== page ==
On the southern coast of the Baltic Sea the air is filled with music in Estonia, Latvia, and Lithuania. These cultures are proud of their colorful heritage yet embrace the future with equal relish, to the delight of anyone lucky enough to hear their symphony orchestras or contemporary sounds.
The Baltic Song and Dance Celebrations
In fact, singin’ and dancin’ is so much a part of the Baltic soul that their expression is honored on UNESCO’s list of Intangible Cultural Heritage: “Both a repository and a showcase for the region’s tradition of performing folk art, this cultural expression culminates in large-scale festivals every fifth year in Estonia and Latvia and every fourth year in Lithuania. These grand events, held over several days, assemble as many as 40,000 singers and dancers. For the most part, the participants belong to amateur choirs and dance groups. Their repertories reflect the wide range of musical traditions in the Baltic States, from the most ancient folk songs to contemporary compositions. Directed by professional choir conductors, bandleaders and dance instructors, many singers and dancers practice throughout the year in community centers and local cultural institutions”. Can you imagine the fantastic energy and regional pride – not just national – that makes this the festival of festivals?
Lithuania is proud of its extremely rich and unique musical heritage including ancient songs, chants, raudos (a kind of lament) and sutartinės (ancient polyphonic folk songs). Lithuania, with around 800 folk music companies, often hosts national and international folk festivals.
Even now, both occasional and ritual songs are sung during wedding parties and laments are still popular during funerals in Dzūkija. A large variety of ancient songs are sung to pay homage to water, fire and plants during the Midsummer Day Festival, also called Rasos or Kupolinė (St. John’s Day according to Christian tradition).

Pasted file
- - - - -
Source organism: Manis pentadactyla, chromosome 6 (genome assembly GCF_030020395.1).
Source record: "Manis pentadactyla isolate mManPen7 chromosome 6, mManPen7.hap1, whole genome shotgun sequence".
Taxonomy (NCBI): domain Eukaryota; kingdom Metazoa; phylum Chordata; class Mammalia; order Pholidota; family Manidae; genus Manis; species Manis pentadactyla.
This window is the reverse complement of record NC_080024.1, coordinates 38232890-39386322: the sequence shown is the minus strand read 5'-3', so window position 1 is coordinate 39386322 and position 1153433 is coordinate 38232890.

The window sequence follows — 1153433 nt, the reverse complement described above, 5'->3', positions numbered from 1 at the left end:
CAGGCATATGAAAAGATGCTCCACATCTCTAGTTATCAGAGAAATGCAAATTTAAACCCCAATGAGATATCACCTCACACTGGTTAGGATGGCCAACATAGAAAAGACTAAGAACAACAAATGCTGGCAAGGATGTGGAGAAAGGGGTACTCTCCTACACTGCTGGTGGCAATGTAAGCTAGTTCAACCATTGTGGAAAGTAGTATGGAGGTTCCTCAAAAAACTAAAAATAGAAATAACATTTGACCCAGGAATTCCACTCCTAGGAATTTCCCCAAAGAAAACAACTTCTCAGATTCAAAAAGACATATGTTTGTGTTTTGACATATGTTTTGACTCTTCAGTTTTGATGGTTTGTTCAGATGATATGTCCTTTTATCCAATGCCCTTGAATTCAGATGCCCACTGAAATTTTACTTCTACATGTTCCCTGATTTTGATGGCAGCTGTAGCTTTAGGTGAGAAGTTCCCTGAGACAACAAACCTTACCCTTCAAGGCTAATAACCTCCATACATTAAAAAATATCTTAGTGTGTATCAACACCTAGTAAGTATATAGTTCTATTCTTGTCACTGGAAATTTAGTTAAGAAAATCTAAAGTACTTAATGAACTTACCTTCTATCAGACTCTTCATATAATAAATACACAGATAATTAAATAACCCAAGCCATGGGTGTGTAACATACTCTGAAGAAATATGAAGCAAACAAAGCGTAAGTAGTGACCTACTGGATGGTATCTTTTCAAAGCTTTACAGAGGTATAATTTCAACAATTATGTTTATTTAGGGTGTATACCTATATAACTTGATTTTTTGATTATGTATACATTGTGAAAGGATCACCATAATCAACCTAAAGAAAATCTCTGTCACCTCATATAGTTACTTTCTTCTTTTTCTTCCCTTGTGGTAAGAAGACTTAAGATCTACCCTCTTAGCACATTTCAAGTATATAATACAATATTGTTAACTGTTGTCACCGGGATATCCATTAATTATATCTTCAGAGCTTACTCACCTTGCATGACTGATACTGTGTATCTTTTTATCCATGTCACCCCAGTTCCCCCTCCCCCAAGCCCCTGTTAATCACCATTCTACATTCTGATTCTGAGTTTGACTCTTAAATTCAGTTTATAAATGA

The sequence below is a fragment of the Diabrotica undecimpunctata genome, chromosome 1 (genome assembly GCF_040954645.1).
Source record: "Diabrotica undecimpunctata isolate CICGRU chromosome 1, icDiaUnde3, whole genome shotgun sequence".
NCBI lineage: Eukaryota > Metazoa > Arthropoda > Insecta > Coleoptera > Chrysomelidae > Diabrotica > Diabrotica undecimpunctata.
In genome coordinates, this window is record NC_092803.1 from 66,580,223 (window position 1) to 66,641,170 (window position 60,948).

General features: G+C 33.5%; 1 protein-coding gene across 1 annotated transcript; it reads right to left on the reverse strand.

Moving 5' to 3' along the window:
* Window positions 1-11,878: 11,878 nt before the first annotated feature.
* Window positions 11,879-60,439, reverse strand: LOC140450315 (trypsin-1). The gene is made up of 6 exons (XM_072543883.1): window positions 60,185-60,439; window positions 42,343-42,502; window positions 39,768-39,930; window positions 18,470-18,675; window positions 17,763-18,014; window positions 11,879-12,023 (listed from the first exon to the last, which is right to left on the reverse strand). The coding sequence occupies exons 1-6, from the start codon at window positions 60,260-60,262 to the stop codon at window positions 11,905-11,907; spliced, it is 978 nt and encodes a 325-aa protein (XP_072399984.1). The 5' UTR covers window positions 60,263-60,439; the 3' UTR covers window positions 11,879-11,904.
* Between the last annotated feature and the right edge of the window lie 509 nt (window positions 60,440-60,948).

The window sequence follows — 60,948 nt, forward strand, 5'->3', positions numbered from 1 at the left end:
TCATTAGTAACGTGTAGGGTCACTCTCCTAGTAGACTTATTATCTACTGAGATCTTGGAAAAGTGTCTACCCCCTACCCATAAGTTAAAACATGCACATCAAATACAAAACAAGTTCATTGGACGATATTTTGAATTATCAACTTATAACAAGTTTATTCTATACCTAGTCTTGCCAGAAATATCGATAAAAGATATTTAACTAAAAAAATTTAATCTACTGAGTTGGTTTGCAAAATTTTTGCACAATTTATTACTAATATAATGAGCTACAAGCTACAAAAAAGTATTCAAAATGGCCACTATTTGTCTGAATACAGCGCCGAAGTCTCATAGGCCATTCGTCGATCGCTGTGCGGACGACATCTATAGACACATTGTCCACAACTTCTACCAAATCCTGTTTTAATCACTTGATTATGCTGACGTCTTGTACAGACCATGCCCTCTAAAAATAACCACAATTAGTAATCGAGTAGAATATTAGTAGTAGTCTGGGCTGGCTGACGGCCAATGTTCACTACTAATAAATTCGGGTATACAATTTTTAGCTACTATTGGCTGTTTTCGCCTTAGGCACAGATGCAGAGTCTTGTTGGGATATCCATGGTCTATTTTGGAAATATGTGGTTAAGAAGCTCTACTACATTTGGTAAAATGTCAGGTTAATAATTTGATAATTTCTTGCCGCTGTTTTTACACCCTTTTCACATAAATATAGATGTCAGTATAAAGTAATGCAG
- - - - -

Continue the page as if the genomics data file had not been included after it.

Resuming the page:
Unlike its language, Estonian culture is accessible to all. Estonians have taken the best from elsewhere and improved it locally. Estonian composer Arvo Pärt is in demand all over the world and although few can equal his brilliance, everyone in this country sings. Come and hear Estonia in thousands of voices soaring across the Song Festival Grounds on the outskirts of Tallinn.
For a quieter and more professional performance, remember that we have four opera houses around the country and numerous music related events and festivals all year round.
Latvia is a land of music. Nearly one of every two of its residents has studied at a music school, sings in a chorus or plays a musical instrument. This means there is a busy concert and festival schedule in Latvia: from opera productions to early music festivals, to the Song Festival, to jazz concerts, world music performances and events featuring every genre of contemporary music.
Throughout the year are amazing festivals highlighting opera, symphonic music, organ music, early music, the saxophone, contemporary music, pianists, jazz and pop. Yet besides festivals, which significantly enrich the musical taste of Latvia, everyday life also offers plenty of concerts and concert series. For example, the creative and young Sinfonietta Riga orchestra offers its faithful listeners and amused friends performances ranging from the Baroque to the extremes of contemporary acoustic arts. It is a musical collective of the highest class which annually manages to produce about six large-format premiers, more than 20 concert programs and participate in all the major musical events in Latvia.